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It’s Not Just About the Intellect

Back when I was writing about medicine and health for The Des Moines Register, I was surprised to learn that people in scientific fields often don’t act rationally.

I recall seeing surveys, for instance, showing that a majority of health care workers – doctors, nurses, therapists, etc. – ignore the evidence when it comes to over-the-counter drugs. Namely, a high proportion of them routinely bought brand-named pain killers – like Tylenol instead of generic acetaminophen – which usually carry the name of a retailer. That was the case even though labels show each has exactly the same, and the same amount of, active ingredients.

Other studies showed that many doctors and nurses who work in hospitals, even those who work in surgery, fail to wash their hands often or adequately enough. 

I shouldn’t have been surprised, of course, any more than I am surprised that many who profess a religion, including religious “professionals,” don’t follow the religion’s teachings.

Don’t Always Line Up

Fact is, human feeling, hunches and presumptions don’t always line up with our intellectual beliefs. And I’ve mentioned often in these blogs that it’s not enough to seek answers to our intellectual questions so we can believe. The letter of St. James in the New Testament – one of the readings at recent Catholic weekend liturgies – makes that clear. “So faith by itself, if it has no (good) works, is dead,” he writes.

I believe that people searching for faith should, therefore, not only study and pray but act; that is, see God in others, especially the poor, by helping them. Putting whatever faith we have into practice actually bolsters our faith.

In a recent issue of The Mirror, the newspaper of the Diocese of Des Moines, in an article entitled “Can We Prove God Exists?” syndicated columnist and theologian Ron Rolheiser writes that people whose search for faith has not yet yielded results should not give up.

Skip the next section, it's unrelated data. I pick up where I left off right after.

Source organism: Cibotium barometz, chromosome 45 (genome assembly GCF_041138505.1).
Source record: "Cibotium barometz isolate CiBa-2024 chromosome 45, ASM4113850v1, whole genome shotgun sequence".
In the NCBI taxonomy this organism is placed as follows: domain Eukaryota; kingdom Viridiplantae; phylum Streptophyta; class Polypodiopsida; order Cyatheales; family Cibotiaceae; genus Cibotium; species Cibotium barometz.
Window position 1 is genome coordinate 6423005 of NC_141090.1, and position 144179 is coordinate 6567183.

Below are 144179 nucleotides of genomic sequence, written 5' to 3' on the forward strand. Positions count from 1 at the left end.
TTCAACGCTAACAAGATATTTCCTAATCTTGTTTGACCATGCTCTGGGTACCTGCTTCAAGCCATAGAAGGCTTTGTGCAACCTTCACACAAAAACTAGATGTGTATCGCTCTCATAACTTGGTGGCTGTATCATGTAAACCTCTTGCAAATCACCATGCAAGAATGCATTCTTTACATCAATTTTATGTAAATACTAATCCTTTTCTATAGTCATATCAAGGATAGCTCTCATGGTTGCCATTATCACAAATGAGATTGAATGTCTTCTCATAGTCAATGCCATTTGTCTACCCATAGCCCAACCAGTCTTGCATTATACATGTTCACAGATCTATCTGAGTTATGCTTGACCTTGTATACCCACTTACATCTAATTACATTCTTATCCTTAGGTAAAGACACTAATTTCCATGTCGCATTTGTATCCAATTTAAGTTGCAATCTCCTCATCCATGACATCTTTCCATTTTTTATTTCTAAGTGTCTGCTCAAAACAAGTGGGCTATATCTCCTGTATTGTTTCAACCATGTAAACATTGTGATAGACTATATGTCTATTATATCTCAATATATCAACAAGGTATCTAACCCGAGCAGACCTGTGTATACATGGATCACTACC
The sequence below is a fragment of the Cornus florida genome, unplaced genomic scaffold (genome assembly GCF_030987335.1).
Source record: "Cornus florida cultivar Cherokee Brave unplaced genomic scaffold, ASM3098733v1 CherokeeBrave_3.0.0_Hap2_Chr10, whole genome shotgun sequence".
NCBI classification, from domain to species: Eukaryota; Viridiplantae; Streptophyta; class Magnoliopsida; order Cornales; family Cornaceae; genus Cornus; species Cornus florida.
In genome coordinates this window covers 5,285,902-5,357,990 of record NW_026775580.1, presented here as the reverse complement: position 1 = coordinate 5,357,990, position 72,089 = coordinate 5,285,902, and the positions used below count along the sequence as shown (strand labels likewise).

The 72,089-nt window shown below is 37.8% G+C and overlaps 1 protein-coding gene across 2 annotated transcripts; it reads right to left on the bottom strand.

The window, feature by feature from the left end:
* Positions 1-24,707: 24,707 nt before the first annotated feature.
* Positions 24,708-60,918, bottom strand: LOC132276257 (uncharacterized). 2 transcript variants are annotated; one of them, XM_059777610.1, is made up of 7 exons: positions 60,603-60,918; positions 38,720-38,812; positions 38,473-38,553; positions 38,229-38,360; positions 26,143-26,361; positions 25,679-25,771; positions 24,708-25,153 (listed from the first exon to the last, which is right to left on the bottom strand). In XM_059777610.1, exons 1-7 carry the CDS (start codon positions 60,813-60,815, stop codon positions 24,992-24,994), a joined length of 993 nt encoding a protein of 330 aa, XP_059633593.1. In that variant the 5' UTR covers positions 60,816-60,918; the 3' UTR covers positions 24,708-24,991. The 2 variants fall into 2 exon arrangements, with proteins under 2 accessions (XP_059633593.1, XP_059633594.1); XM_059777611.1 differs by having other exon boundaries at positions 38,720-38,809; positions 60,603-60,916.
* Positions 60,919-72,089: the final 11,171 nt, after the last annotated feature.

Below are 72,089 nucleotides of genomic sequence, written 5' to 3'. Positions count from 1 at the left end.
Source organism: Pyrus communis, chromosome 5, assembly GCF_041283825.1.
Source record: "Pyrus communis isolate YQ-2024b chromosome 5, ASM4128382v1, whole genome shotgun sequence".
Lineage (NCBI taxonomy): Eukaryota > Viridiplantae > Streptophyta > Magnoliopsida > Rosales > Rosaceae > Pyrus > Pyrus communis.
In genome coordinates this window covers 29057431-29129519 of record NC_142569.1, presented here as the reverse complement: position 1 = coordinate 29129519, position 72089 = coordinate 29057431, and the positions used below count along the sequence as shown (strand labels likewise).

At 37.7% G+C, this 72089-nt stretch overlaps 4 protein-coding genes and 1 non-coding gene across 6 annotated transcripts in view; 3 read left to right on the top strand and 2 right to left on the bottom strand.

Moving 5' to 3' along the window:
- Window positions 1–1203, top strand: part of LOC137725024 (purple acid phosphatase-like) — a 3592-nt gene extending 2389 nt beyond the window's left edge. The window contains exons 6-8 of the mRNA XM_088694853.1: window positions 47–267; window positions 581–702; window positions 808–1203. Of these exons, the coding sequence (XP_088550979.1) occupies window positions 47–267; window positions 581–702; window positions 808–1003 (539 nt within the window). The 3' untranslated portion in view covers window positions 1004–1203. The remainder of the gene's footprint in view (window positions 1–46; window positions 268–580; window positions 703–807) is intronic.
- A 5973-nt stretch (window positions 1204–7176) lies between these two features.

A Challenge to be Honest and Generous

The challenge is not so much intellectual as moral, Rolheiser writes, “a challenge to be honest and generous.

“Skepticism and agnosticism, even atheism, are not a problem as long as one is honest, non-rationalizing, non-lying, ready to efface oneself before reality as it appears, and generous in giving his or her life away in service. If these conditions are met, God, the author and source of all reality, eventually becomes sufficiently real, even to those who need physical proof.

“…God is neither angered nor threatened by an honest agnosticism,” he writes.

“Faith is never certainty. Neither is it a sure feeling that God exists. Conversely, unbelief is not to be confused with the absence of the felt assurance that God exists. For everyone, there will be dark nights of the soul, silences of God, cold lonely seasons, skeptical times when God’s reality cannot be consciously grasped or recognized.

God Often Seems Dead

“The history of faith, as witnessed by the life of Jesus and the lives of the saints, shows us that God often seems dead and, at those times, the reality of the empirical world can so overpower us that nothing seems real except what we can see and feel right now, not least our own pain. Whenever this happens … we need to become honest agnostics who use our goodness and God-given strengths to help carry others across the burdensome rivers of life.

“God does not ask us to have a faith that is certain, but a service that is generous and sustained. We have the assurance that should we faithfully help carry others, we will one day find ourselves before the reality of God ….”

So can we prove that God exists? In theory, maybe not. If so, we wouldn’t need faith. But in the way we live our lives, definitely.

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